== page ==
The pieces of the movie that are harder to swallow are things like the Watchers. Where were they in Scripture?!? (but no, really, if anyone knows what the origin of these Nephilim are, please let me know in the comments...) Another thing is that Shem is the only one who has a "wife" on the ark; her name is Ila, she's not a proper wife... and she gives birth while they're all on the ark. And speaking of the ark, this Tubal-cain fellow gets himself on board, too! And he starts sowing seeds of deceit in Ham, which I'm sure is something the biblical-accuracy critics have had a field day with.  Meanwhile, Noah has decided that his family has to be the last humans alive, so that creation will remain clean. To that end, he vows to kill the children that Ila gives birth to.

I mean... holy cow... this is a lot of really heavy stuff... and I don't resent it being in the movie.

I know that this post has been somewhat snarky and cynical. But really, deep down, I really liked this movie and I think it has a lot of value. It's not holy writ itself, but it reads between the lines in such a way that breathes new life into lines of scripture that are sometimes dismissed as irrelevant and old-fashioned.

I'm coming to a place in my own life where I've begun to realize that biblical stories are not powerful because they happened. I feel the power of biblical stories because they are true. But please do not confuse this with a sense of happening-true. People have been debating the happening-truth for far too long (although it's still a recent development, having been a mostly United States thing and having become popular in the 70s). The story-truth of Bible stories is such that they still resonate within the human psyche. The drama and the struggle of biblical characters is still fascinating, if you can get past the lines on the page and get into the story, like I think Aronofsky has done with this movie.

I mean, think of it this way: there are very few characters from the bible that we can hold up and paragons of virtue. If you read enough of the story, each character messes up and is redeemed. For example, as I was growing up in Sunday school, Noah was always depicted as a serene man peeking out from a window in a boat. He also looked unusually Swedish, for a Mesopotamian guy. But if you read the story long enough, you know that Noah became a bit of a drinker and was seduced by his daughters-in-law. So when I'm watching the movie and I'm seeing things and think to myself "this was totally not in the book," I then go back in and tell myself that this is another story that speaks to the human psyche. The struggles of Darren Aronofsky's characters are epic in scale, while still sympathetic. I think that the movie stays true to the real, human emotions of the story, which does mean that it's character-driven and not God-driven. But I think that character-driven is what is needed today. People are skeptical of God. Heck, I'm definitely skeptical of all these systems that have been set up in God's name... or at least set up in the name of a god. But drawing on this common story, we see highlighted the same struggle that so many of us have today. Who the heck is this far-off deity? What does it want me to do? Why doesn't it answer when I call on it? But at the same time, what do I do when I want to live a good life, especially when I look around at the world around me and all I can see is evil and viciousness?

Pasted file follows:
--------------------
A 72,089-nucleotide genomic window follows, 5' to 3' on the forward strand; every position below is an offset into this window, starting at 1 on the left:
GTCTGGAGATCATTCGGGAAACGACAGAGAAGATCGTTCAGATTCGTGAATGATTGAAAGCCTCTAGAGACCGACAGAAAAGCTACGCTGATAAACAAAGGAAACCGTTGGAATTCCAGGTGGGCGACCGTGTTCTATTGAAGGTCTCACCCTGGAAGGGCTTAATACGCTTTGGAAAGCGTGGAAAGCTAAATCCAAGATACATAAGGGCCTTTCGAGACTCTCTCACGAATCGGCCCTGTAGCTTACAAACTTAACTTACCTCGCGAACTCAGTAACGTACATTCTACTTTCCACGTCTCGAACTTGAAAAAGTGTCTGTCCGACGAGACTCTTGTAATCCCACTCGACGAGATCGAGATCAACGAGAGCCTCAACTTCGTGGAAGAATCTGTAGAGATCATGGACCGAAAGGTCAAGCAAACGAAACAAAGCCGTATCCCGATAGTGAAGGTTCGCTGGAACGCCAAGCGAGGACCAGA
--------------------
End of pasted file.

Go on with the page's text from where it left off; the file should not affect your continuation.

For me, the movie represents a worldview that suggest you choose your path. It's a simple charge with so many complex implications. But as I choose my path, my prayer can be that I am making a life which is pleasing to God.

Yes, humans are broken creatures. We live according to our own wills, regardless of whether or not our will is pleasing to God. But in choosing and willing and persevering, I think there is still room for a savior. I do get that sense from the movie, that there is room for salvation.

So there it is. I highly recommend you go watch the movie. Make up your mind about it. Let me know what you think. Thanks for visiting my blog.

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If you've seen Noah or if you haven't; if you liked the movie or if you didn't, please let me know in the comments below! I would love to start a conversation with you. Otherwise, you can join with me in conversation on Twitter or Facebook! Additionally, you can subscribe to my blog by email with the subscription bar in the navigation menu on the right-hand side of this page, and/or send me a friend request/follow me to make that social connection and participate in a deeper dialogue that way. Thanks!